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RISK management is important at Foremost. Whether you trade on your own or a professional Commodity Trading Advisor manages your account, a thorough understanding of risk is important.  While all trading has risk, different methods may contain different types of risk.  The classic trend-follower sees things differently than a spread trader who is entirely different than a day-trader.

An increasingly popular way to trade is by selling Call and Put options. Selling options, however, comes with its own set of risks and, therefore, expectations.  Some of our favorite CTAs use this trading strategy: White River Group, Bluenose Capital, Global Sigma Group, etc.  Many of our clients have accounts using a variation on this trading style.  Let’s recap some these unique risks and expectations.

An important element to option valuation is TIME.  Every option has a defined lifetime.  Since options represent the right to be long (Call) or short (Put) an underlying asset, the amount of time left significantly affects its value.  Options losing their value over time is known as “time decay” and denoted by the Greek letter theta.

Options sellers take advantage of time decay because it works in their favor and against the buyer.  The truth is most options expire worthless.  And most options lose value at some point in their lifetime. The seller will profit most when their Put or Call option expires worthless allowing them to keep the money for which they sold.  The option price is called “premium.”  Whether a Call or Put, the seller is looking for their option to lose its premium value, i.e. sell high, buy low.

So why the blog title?  The idea of picking up pennies on a train track is often used to give a simplified understanding of the risks involved with option selling.

Imagine you’re on a platform waiting for the train to arrive, and you see a penny on the tracks below.  Would you take the risk of jumping down to pick it up?  Probably not.  But what about a $100 bill? Perhaps.  Now what if you knew the train wouldn’t be arriving for 5 minutes? That’s plenty of time to safely grab the money before the train represents a risk.  What if you could see the train quickly approaching?  How much money would need to be on the train track for you to take the risk of getting hit?  This is an over-simplified metaphor that helps communicate the probability of risk and reward in option selling.  Before you begin trading, a more thorough understanding of the risks in your trading approach is necessary.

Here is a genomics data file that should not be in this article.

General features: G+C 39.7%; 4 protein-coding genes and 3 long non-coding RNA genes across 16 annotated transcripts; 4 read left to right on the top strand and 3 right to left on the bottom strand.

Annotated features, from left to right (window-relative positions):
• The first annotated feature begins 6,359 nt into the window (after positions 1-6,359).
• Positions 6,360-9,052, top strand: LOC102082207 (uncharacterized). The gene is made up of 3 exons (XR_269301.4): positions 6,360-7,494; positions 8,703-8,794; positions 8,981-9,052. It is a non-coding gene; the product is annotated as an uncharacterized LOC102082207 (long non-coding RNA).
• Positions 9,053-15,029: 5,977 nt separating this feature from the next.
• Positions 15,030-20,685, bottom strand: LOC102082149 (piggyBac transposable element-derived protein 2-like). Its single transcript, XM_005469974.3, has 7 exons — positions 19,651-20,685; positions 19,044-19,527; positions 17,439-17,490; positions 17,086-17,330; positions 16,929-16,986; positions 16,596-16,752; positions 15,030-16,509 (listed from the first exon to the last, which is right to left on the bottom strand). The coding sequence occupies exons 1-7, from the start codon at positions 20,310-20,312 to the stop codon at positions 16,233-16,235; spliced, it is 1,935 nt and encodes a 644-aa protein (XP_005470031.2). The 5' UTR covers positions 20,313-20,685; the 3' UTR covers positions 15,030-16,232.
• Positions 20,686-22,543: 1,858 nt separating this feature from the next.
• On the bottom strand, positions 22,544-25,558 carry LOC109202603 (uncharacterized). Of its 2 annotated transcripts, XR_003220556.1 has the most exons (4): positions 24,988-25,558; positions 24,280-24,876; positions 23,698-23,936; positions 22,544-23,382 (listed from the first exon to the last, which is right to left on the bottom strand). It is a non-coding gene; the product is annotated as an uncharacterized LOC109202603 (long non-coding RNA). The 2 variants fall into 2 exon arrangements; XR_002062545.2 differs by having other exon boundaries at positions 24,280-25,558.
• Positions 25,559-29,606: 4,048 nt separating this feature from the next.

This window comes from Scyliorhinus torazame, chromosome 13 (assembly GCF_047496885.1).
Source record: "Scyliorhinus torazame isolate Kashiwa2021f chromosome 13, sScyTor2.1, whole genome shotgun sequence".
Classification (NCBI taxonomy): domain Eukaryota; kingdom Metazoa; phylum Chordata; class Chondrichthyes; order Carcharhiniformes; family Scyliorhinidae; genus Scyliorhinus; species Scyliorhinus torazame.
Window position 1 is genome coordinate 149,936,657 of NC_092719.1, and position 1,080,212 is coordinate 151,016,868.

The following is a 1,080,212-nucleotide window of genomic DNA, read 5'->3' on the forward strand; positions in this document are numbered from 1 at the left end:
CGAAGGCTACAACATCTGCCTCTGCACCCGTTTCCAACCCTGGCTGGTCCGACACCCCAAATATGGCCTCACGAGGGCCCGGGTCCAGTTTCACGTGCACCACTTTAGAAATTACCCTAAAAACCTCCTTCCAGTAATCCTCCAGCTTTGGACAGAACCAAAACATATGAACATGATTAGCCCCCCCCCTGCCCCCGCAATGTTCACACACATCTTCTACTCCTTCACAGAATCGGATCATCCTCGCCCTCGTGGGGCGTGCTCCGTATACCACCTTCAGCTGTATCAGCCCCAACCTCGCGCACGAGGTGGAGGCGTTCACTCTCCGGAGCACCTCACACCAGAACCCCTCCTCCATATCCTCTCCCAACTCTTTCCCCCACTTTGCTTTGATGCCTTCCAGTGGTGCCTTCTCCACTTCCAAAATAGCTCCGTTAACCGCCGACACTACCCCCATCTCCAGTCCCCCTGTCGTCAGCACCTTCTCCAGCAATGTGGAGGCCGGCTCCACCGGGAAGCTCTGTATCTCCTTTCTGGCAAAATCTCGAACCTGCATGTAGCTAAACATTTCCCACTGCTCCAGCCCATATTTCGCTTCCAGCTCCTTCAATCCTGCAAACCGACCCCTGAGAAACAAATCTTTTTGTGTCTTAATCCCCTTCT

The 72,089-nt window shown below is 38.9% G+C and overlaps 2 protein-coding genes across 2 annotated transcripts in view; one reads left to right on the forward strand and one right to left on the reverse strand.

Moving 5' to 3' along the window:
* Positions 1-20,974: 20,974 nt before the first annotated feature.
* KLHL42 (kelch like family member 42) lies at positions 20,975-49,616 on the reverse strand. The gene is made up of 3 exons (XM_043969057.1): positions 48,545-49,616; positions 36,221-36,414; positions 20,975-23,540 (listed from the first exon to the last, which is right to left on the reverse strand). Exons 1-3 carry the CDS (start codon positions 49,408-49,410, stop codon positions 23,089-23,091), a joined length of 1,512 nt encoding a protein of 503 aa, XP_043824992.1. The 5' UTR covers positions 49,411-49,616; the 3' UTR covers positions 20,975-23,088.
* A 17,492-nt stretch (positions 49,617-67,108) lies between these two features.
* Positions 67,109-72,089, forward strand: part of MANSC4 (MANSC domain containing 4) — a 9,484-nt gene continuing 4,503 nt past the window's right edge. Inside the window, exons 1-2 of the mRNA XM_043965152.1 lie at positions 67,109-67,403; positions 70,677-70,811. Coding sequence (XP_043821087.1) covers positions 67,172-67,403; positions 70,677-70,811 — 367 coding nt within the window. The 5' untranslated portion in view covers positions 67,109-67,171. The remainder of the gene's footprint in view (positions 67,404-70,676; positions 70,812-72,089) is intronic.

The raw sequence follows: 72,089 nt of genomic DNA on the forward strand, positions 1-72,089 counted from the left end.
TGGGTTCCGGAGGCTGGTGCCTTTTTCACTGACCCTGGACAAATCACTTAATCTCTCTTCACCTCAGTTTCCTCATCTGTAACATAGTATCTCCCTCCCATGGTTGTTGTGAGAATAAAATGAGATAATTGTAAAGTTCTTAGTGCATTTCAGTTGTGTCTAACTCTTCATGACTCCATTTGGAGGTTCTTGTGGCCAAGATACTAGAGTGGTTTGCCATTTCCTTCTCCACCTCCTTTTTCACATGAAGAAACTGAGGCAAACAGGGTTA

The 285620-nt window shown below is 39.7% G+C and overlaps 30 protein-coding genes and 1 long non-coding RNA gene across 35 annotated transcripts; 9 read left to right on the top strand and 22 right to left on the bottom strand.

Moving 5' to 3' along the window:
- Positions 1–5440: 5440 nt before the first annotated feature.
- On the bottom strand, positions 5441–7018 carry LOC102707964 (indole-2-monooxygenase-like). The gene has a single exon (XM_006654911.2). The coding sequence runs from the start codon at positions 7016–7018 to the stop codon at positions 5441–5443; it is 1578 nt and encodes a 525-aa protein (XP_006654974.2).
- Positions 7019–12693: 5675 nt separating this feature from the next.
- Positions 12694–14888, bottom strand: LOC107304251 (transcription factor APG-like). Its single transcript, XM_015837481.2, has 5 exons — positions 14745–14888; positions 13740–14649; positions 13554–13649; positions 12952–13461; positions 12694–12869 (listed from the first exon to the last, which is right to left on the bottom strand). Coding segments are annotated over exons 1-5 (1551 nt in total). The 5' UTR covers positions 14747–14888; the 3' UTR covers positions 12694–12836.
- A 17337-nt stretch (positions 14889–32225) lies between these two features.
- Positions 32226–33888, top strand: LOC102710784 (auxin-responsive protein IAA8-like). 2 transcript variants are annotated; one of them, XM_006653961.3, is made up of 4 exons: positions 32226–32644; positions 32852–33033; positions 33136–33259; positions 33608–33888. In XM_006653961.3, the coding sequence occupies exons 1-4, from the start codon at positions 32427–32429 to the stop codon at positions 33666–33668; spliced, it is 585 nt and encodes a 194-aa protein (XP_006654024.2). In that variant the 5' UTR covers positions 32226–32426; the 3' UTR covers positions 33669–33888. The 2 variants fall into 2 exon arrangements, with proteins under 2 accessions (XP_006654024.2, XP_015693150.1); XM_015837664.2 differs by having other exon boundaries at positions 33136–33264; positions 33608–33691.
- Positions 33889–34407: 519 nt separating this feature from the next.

Many CTAs make a living by selling options with little value but a higher likelihood of expiring worthless. This trading approach typically manifests itself in a specific track record.  Because they are taking high probability but low profitability trades, the equity curve will show small positive growth the majority of the time.  Every so often, however, the “train comes early and unexpectedly,” resulting in potentially devastating losses.  Option sellers typically experience losses much larger than their average gains.  Those who can easily adjust their positions may be able to limit losses, but others may hear their death knell.  However, once they stabilize the situation, the option seller typically starts the slow road toward potential recovery.

A good example of this tendency is shown in the track record for White River Group’s “Stock Index Option” White River Group In the graph below, each green bar represents a month’s performance.  You will see that the vast majority of months are positive but small.   The losing months, two in particular, while less common are greater in magnitude.


WRG SIO monthly returns

White River Group “Stock Index Option” Program

It is important to remember that because large, infrequent drawdowns are typical, it is not necessarily a red flag when it happens.  In fact, prepare for it!  If you expect large losses for a small percentage of the time, it should not be a surprise when it happens.  No one likes drawdowns, but understanding what a typical drawdown looks like for your trading method is important.

As we mentioned before, some of our clients have accounts traded by professional option sellers (CTAs).  If you would like more information about these names and their track records, call your BROKER and visit the CTA DATABASE.

If you’re already participating in a strategy that sells options for premium, make sure you talk with your BROKER about the appropriate expectations for risk and drawdown.  Part of our job as your broker is to explain the typical expectations for a given trading method.  It is also important to remember that the risks in trading – especially option selling – can be substantial and not are for everyone.

Post by Colson Hauser

Alternative Investment Specialist with Foremost Capital Management

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Contact your Foremost Alternative Investment Specialist for additional information
The Foremost Team (630) 485-2100 or (888) 818-0880

Disclaimer: Trading futures, options on futures, retail off-exchange foreign currency transactions (“Forex”), investing in managed futures and other alternative investments are complex and carry a risk of substantial losses. As such, they are not suitable for all investors. This website contains information obtained from sources believed to be reliable, but such information has not been independently verified and its accuracy is not guaranteed by Foremost Trading. Past performance is not necessarily indicative of future results. Any mention of performance in any context whether actual or hypothetical is no guarantee of future results. Foremost Trading became a registered ‘dba’ of RCM Alternatives in July of 2020. Please see full disclaimer here: https://www.rcmalternatives.com/disclaimer/